Bron, Barkley and boundaries

By now you know about LeBron James’ message to the haters. All it did was stir up more hatred.

After the Heat’s demise at the hands of the Dallas Mavericks LeBron was asked what he thought of the people who reveled in his defeat.

“All the people that was rooting on me to fail, at the end of the day they have to wake up tomorrow and have the same life that they had before they woke up today,” LeBron said. (Technically, wouldn’t that be at the start of the day, not the end of the day?) “They have the same personal problems they had today. I’m going to continue to live the way I want to live and continue to do the things that I want to do with me and my family and be happy with that.

“They can get a few days or a few months or whatever the case may be on being happy about not only myself, but the Miami Heat not accomplishing their goal, but they have to get back to the real world at some point.”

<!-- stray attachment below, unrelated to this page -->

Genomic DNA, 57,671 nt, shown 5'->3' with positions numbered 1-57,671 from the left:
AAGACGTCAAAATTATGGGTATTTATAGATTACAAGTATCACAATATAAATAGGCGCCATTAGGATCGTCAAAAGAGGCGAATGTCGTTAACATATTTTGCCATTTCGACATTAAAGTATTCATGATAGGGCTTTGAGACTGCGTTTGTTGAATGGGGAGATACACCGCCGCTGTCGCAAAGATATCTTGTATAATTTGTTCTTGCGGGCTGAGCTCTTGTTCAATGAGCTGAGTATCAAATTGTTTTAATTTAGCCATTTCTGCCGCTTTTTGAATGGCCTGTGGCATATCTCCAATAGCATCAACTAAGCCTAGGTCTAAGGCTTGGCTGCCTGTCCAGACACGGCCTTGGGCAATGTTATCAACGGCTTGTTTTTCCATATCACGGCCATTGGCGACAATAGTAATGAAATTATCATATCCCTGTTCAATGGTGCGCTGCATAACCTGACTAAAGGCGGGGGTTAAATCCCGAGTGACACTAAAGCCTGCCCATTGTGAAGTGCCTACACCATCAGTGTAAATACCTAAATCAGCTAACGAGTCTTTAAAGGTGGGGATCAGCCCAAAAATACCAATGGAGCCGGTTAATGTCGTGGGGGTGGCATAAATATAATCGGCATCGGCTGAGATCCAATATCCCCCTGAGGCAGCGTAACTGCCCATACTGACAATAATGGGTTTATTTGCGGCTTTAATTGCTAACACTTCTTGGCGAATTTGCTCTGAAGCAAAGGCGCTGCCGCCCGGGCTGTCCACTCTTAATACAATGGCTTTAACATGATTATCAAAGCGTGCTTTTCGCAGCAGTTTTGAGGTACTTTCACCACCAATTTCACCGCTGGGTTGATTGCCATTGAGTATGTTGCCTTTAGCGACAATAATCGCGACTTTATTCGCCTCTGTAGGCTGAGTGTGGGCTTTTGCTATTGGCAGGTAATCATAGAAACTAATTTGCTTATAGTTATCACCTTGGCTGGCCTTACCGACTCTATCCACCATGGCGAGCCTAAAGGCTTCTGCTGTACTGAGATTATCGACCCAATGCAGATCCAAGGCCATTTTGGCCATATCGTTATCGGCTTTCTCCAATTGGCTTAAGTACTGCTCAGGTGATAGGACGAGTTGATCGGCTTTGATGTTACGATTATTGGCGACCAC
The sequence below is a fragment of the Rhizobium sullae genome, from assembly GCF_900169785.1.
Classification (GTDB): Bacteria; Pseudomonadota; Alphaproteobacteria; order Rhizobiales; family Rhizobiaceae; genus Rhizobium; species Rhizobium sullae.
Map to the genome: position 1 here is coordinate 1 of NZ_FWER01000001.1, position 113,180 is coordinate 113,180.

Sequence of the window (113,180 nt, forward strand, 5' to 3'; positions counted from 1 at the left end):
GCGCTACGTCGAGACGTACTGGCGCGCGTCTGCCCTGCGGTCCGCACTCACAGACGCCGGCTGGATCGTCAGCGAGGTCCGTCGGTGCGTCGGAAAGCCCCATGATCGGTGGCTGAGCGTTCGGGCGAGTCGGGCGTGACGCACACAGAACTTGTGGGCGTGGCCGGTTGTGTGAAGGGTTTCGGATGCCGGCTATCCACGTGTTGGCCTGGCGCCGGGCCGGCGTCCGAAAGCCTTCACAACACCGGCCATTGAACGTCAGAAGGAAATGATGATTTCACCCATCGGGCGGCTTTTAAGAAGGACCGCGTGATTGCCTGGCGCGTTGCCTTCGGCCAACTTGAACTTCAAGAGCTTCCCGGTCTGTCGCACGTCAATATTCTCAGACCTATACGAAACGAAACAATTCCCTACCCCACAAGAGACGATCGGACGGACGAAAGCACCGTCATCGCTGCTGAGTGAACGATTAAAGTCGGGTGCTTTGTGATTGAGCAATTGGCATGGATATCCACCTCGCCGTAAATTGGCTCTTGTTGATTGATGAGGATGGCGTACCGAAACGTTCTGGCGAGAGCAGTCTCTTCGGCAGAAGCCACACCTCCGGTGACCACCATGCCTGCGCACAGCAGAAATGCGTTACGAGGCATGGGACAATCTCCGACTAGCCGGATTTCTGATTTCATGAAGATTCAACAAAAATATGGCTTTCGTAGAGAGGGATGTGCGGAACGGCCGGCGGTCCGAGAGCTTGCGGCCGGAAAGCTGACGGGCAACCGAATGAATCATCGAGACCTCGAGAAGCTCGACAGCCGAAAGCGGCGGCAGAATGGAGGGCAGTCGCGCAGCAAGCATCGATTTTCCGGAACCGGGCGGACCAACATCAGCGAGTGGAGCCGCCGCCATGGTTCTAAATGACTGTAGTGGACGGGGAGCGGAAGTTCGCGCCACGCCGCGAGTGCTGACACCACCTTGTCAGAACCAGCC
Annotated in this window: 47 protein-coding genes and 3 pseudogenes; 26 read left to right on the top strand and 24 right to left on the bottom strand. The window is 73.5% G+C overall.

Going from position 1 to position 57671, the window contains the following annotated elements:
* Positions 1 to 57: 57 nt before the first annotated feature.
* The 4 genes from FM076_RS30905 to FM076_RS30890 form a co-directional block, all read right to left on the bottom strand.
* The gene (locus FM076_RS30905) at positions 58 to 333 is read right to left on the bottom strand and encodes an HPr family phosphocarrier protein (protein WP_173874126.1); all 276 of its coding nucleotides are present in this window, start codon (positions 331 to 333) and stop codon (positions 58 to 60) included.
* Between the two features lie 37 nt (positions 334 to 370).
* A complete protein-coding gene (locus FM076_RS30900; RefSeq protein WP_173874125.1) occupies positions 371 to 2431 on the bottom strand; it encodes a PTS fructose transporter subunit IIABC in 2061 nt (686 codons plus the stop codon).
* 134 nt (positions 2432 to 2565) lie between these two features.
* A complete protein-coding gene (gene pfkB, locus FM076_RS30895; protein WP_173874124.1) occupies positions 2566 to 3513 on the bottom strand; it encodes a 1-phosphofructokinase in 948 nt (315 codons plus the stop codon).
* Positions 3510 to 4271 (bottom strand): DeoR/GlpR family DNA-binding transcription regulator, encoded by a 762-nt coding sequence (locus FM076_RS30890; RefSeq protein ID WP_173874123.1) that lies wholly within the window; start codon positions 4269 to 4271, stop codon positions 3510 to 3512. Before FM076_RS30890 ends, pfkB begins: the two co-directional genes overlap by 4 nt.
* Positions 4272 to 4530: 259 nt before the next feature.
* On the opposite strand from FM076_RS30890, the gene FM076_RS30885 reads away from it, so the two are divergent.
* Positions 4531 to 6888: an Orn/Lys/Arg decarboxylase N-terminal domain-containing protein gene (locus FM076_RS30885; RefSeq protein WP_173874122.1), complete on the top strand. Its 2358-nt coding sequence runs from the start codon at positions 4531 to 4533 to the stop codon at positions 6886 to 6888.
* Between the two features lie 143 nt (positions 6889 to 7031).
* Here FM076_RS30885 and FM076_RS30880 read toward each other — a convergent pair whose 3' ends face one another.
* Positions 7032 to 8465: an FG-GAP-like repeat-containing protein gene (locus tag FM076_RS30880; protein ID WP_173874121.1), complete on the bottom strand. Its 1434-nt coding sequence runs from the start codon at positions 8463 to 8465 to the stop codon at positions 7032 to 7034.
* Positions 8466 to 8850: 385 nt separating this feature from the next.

That can be roughly translated as: “I always laugh at that statement, ‘You didn’t get a ring. I’m like, ‘Dude, you work at McDonald’s. My life’s a lot better than yours. You relax.’”…which happens to be EXACTLY what Charles Barkley said to Miami Heat fans who were raining insults (and rally towels) on him during the Eastern Conference finals.

Barkley’s words brought out a few laughs. It was Chuck being Chuck. LeBron’s statement was instantly trashed all over Twitter and Facebook, cited as another example of his disconnect, his failure to recognize why people are rooting against him.

Barkley had the easier escape because he has established a broader boundary than LeBron. We expect Barkley to outrage and even offend. It’s part of his job description. LeBron hasn't been granted that leeway. In fact, he might have turned into the most restricted player in the NBA.

He doesn’t get to play where he wants without criticism. He doesn’t get to play how he wants -- as a facilitator first, scorer second -- without criticism. And he doesn’t even get to say what he wants.

Maybe that’s why he played those fourth quarters as if he were in an invisible box, a box that prevented him from shooting or going to the basket. He chose the path, then the walls went up around him. And the only way out is to win a championship.